Mass (that is, inertia), on the other hand, is a fundamental quantity that can certainly change. If G appears to us to change, I can almost guarantee it's actually due to a change in what gives things inertia.
edit on 24-1-2011 by CLPrime because: (no reason given)



posted on Jan, 24 2011 @ 08:46 PM
link   
reply to post by getreadyalready
 


Well we know the magnetic field has shifted. The airport in Florida is proof of that. I am not well versed in this rea at all, so this is just a guess.

Could it be possible to accou nt for the changes if the Earth is indeed growing? Adding Mass could slow roation, affect magnetic fields, etc etc.

We also recently found out that our solar system may not be part of the milkyway, but a smaller galaxy the milkyway has eaten up. Could the subtle changes we are seeing be part of that absorption / setteling in so to speak?

Are there any enviornmental factors that could account for the changes in the standard?

I know.. I am most likely so far off its not even funny but thought I would throw it out there anyways.



posted on Jan, 24 2011 @ 08:52 PM
link   
If rate of decay is not constant, than I believe that means all the dating methods we use are pretty much useless. Pretty much what I have thought all along.



posted on Jan, 24 2011 @ 09:37 PM
link   

Originally posted by XPLodER
its interesting that radio active decay has also shown to be changing.

This popped into my mind too... ya beat me to it!
The article I read a few months back linked the fluctuation in radioactive decay to... what... Sun spots!
I wonder if mass is being affected by the same. I wonder also, if both of them are supposed to fluctuate?
A heretofore unknown variation, or something odd afoot?



posted on Jan, 24 2011 @ 09:50 PM
link   
I've been looking into a Science Frontiers article summary I found a few years ago about a "Phase Change", where photons suddenly aquire mass. The original article was in the American Journal of Physics. It's not too long, so I'll just paste the whole thing here:


"The world as we know it may not end in a nuclear holocaust or even in the greenhouse effect. Rather, suggest M. M. Grone and M. Sher, the universe-as-a-whole may undergo a phase change. Such an event has already happened once and it may again. Approximately 10-10 seconds after the Big Bang, the force laws changed discontinuously as the universe cooled. Some models of the cosmos predict that another such phase change may occur when photons suddenly acquire mass. Grone and Sher have sketched the effects on terrestrial civilization:

"The most dramatic effect would be the elimination of all static electric and magnetic fields over a range greater than 1 cm, and the elimination of all electromagnetic radiation with frequencies smaller than a few hundred gigahertz. We have shown that there would be relatively little impact on atomic structure and on solar radiation. The absence of electrostatic fields would force a redesign of current power plants (to use smaller solenoids); the absence of radio and television waves would force a much greater use of cables. The elimination of solar and geomagnetic fields would have a significant meteorological impact. The potential ly most devastating effect could be on the propagation of neural impulse along motor neurons; it appears that the effects might be small, but they do depend on the precise value of the photon mass."

Crone and Sher conclude that the effect would be devastating to humanity but probably not fatal."
Source

I haven't figured out how, but I'm sure this is related to the story on these "new particles from the sun". If it also affects biophotons, it could tie into the whole 2012 "consciousness-shift" crap some people are going on about.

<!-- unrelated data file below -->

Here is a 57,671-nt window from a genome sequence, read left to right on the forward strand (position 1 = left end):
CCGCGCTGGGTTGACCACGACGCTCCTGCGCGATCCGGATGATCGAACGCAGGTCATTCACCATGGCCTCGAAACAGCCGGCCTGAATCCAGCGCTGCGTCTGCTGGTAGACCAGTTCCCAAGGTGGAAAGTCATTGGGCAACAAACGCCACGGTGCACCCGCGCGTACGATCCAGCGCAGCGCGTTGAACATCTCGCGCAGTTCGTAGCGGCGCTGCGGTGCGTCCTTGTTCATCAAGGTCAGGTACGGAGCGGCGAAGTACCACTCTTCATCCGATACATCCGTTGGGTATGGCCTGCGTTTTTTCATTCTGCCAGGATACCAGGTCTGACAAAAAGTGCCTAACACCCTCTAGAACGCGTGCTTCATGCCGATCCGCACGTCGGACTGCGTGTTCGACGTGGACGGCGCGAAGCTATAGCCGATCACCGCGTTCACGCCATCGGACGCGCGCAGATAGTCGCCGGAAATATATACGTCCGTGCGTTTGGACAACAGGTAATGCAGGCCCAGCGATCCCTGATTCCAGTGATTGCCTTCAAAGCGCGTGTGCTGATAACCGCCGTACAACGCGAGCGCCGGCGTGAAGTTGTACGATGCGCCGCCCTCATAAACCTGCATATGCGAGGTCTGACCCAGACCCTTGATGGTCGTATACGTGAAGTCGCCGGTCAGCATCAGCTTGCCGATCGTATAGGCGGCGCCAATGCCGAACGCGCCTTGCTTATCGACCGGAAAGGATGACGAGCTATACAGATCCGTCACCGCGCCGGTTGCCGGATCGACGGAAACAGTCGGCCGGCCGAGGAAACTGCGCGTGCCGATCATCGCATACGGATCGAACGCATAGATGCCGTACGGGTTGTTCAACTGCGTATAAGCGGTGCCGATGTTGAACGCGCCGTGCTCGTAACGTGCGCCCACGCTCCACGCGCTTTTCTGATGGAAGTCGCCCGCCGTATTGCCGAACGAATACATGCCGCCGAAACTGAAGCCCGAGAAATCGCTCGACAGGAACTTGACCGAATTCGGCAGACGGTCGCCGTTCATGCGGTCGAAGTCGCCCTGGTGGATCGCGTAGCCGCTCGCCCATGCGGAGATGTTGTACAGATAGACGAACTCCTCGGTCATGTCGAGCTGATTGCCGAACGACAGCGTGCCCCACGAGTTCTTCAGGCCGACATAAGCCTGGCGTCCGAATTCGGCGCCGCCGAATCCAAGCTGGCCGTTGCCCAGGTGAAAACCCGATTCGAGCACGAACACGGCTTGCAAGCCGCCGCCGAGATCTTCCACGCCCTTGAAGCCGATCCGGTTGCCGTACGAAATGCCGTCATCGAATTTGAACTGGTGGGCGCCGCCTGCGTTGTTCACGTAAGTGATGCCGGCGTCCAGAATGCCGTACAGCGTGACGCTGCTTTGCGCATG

posted on Jan, 25 2011 @ 03:38 AM
link   
Gravity is not the constant people generally see it as, there is a lot of variation in the force of gravity around the world from the standard 9.8 m/s*s. It is not a huge variation, but it is enough that maps of this variation are made for guided missiles to hit their target more accurately. There is also the liquid molten core of the Earth that is in constant motion and may have effects on the gravitational forces as it moves around. The inertia of the Earth is not a constant either as the Earth wobbles around in space. Massive projects like the big dam in China have shown to have a minor effect on the rotation of the planet.



posted on Jan, 25 2011 @ 09:31 AM
link   

Originally posted by Drala
reply to post by redhorse
 


Which way is the mass drifting....did i over look that part....to me that is pretty important.


The article didn't say unfortunately, I would agree though; it's pretty important to know the exact nature of the fluctuation before anyone can really guess.


Originally posted by DralaDoes it go 1 way slowly....fluctuate....?


I was getting the impression of a "drift" fluctuation... Instead of "heavier". Both ways maybe? I could be wrong though. The article kind of leaves you going.... "???? Need more data." Either way, I wonder about the evolution of the methods we have for measuring this. Perhaps more sensitive measuring tools are letting us pick this up, and now the scientific community is no longer satisfied with their standard for weight. Just playing devils advocate.


Originally posted by DralaSounds like neutrino interactions to me....i wonder if its accelerated alot lately...like we all are feeling....


Hmmm... Interesting thought. I wonder if a time of heightened solar activity could be a factor. I don't know though.


Originally posted by Drala and the same thing effecting radioactive decay....they are likely correalated IMO. And if i could explain it you wouldn't believe me till i get my paper(phd or whatever is 3d flashy enough lol)


Not a big credential person when it comes to ideas personally.
Plenty of big brains get drummed out by standardized academia. Usually intuitive-thinkers. Shame really.



posted on Jan, 25 2011 @ 12:59 PM
link   

Originally posted by kwakakev
Gravity is not the constant people generally see it as, there is a lot of variation in the force of gravity around the world from the standard 9.8 m/s*s. It is not a huge variation, but it is enough that maps of this variation are made for guided missiles to hit their target more accurately.


Well...gravity, itself, is (observationally) a constant, it's the distance of the surface of the earth from the center that's not constant. Variation in the acceleration due to gravity is caused by some places being at slightly different distances from Earth's center of gravity than others, as well as by other negligible factors (like the centripetal force of Earth's rotation and Earth's non-uniform density), not by gravity, itself, being a non-constant. And, by the way, I'm sure you understand that, I just figured I'd clarify before someone decided to run with the "gravity isn't really constant" idea.

Also, this is nothing new. This was reported in 2007, and, to clarify, the "standard" has LOST mass (about 50 micrograms) compared to its duplicates. This either indicates that the cause of inertia is changing local to where they keep the "standard" or it's just a result of either more accurate measuring techniques or something happening specifically to the elements that comprise the "standard" (platinum and iridium).
Shrinking Kilogram Bewilders Physicists




top topics



 
6

log in

join